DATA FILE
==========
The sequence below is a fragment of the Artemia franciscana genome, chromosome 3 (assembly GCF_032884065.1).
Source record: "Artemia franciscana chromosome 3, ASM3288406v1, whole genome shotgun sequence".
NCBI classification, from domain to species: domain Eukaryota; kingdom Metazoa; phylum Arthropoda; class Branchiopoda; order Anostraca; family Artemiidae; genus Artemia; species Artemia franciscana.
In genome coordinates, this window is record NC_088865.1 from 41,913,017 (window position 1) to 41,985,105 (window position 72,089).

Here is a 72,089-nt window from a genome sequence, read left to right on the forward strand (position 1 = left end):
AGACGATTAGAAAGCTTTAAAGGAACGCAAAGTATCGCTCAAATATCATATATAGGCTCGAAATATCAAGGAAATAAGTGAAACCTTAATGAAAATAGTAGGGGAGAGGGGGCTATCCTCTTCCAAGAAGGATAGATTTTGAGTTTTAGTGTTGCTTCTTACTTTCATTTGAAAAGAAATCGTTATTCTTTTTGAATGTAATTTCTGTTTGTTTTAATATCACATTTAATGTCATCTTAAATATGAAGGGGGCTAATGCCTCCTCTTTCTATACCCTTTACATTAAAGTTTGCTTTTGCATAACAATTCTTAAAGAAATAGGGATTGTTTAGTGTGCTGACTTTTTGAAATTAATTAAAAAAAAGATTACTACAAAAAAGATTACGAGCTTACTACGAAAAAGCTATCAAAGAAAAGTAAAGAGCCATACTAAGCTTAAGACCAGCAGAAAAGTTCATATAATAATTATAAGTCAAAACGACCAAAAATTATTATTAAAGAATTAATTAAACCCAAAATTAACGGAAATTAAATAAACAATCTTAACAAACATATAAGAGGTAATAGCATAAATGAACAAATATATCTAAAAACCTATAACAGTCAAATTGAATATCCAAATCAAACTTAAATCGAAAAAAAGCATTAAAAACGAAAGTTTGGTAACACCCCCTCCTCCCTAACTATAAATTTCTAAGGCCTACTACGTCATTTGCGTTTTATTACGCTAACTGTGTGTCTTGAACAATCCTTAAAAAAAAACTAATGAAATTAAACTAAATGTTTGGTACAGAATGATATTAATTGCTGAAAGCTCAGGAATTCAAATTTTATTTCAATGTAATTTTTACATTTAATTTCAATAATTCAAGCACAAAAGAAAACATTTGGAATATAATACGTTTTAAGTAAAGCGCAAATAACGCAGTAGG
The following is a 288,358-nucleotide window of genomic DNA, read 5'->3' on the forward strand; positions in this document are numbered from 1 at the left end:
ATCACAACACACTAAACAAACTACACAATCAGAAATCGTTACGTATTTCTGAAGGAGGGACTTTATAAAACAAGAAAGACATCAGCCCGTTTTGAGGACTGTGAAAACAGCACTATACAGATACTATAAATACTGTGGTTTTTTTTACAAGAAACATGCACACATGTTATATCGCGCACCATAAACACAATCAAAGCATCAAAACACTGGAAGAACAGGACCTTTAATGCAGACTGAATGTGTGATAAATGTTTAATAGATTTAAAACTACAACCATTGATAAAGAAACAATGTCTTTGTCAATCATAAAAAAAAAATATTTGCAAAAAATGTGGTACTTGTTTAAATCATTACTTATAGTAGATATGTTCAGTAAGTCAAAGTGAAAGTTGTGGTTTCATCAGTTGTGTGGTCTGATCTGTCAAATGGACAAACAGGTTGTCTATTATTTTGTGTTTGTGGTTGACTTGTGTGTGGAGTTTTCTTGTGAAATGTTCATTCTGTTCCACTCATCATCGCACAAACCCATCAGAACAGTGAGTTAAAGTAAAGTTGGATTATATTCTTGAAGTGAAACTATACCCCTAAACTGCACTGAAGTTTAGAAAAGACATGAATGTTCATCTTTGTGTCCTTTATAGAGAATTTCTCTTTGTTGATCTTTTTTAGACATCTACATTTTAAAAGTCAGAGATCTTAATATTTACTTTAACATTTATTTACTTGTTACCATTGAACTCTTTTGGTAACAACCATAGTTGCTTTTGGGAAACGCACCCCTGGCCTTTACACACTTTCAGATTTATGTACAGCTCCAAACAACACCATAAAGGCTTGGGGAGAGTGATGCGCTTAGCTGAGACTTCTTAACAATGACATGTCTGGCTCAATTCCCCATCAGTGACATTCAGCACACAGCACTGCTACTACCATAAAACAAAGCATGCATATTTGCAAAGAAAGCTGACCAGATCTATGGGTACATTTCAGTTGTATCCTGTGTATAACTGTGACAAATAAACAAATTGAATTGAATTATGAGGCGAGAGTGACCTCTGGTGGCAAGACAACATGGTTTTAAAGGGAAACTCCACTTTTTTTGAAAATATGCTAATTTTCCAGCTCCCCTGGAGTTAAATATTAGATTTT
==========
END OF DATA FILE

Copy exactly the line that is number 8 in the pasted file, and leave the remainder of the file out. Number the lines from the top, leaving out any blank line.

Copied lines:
ATCACAACACACTAAACAAACTACACAATCAGAAATCGTTACGTATTTCTGAAGGAGGGACTTTATAAAACAAGAAAGACATCAGCCCGTTTTGAGGACTGTGAAAACAGCACTATACAGATACTATAAATACTGTGGTTTTTTTTACAAGAAACATGCACACATGTTATATCGCGCACCATAAACACAATCAAAGCATCAAAACACTGGAAGAACAGGACCTTTAATGCAGACTGAATGTGTGATAAATGTTTAATAGATTTAAAACTACAACCATTGATAAAGAAACAATGTCTTTGTCAATCATAAAAAAAAAATATTTGCAAAAAATGTGGTACTTGTTTAAATCATTACTTATAGTAGATATGTTCAGTAAGTCAAAGTGAAAGTTGTGGTTTCATCAGTTGTGTGGTCTGATCTGTCAAATGGACAAACAGGTTGTCTATTATTTTGTGTTTGTGGTTGACTTGTGTGTGGAGTTTTCTTGTGAAATGTTCATTCTGTTCCACTCATCATCGCACAAACCCATCAGAACAGTGAGTTAAAGTAAAGTTGGATTATATTCTTGAAGTGAAACTATACCCCTAAACTGCACTGAAGTTTAGAAAAGACATGAATGTTCATCTTTGTGTCCTTTATAGAGAATTTCTCTTTGTTGATCTTTTTTAGACATCTACATTTTAAAAGTCAGAGATCTTAATATTTACTTTAACATTTATTTACTTGTTACCATTGAACTCTTTTGGTAACAACCATAGTTGCTTTTGGGAAACGCACCCCTGGCCTTTACACACTTTCAGATTTATGTACAGCTCCAAACAACACCATAAAGGCTTGGGGAGAGTGATGCGCTTAGCTGAGACTTCTTAACAATGACATGTCTGGCTCAATTCCCCATCAGTGACATTCAGCACACAGCACTGCTACTACCATAAAACAAAGCATGCATATTTGCAAAGAAAGCTGACCAGATCTATGGGTACATTTCAGTTGTATCCTGTGTATAACTGTGACAAATAAACAAATTGAATTGAATTATGAGGCGAGAGTGACCTCTGGTGGCAAGACAACATGGTTTTAAAGGGAAACTCCACTTTTTTTGAAAATATGCTAATTTTCCAGCTCCCCTGGAGTTAAATATTAGATTTT